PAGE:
With respect to age, young people and old people are the most vulnerable. Young people’s brains are still developing; old people have brains that are less likely to bounce back and repair themselves after injury. As a society, we can choose to design better communities around some of this knowledge. In California, there’s a law that says you can’t put an elementary school on a busy road.
But no, we can’t all move. In Beijing, if you wanted to move, you’d have to change your whole life. You can’t escape the pollution.
Q: I feel like there’s a certain paradox here when you mention a place like Beijing. We’re building these factories in the name of progress, but for whom? If people’s brains are atrophying because of exposure to air pollution, there’s a pretty abysmal vicious circle going on.
A. It’s not just that we’re going to die younger or age more poorly. There’s lots of evidence that you’re stopping people at the start of their lives. Studies have found that kids drop IQ points for every unit of air pollution exposure. Or look at what’s happening in Flint. There’s a whole generation of kids getting set at a disadvantage from day one. We’re doing the damage to ourselves.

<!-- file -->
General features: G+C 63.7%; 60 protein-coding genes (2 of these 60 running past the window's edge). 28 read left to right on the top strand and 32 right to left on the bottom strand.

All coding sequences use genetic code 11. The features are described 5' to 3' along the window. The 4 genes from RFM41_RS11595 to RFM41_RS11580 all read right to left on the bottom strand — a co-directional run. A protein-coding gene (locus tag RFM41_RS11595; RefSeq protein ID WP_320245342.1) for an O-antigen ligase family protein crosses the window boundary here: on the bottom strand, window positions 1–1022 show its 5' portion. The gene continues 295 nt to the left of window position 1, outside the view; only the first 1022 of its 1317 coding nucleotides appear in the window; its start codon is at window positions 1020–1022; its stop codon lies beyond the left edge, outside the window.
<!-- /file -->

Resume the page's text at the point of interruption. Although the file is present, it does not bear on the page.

Q: Something like climate change is already so slow and abstract. Something like air quality isn’t always something you can see. When you combine these kinds of things with mental health or brain health — which are already siloed off from the rest of the health spectrum — there’s a lot of abstraction going on in one place. That must make these effects particularly difficult to communicate. Does this ever leave you frustrated?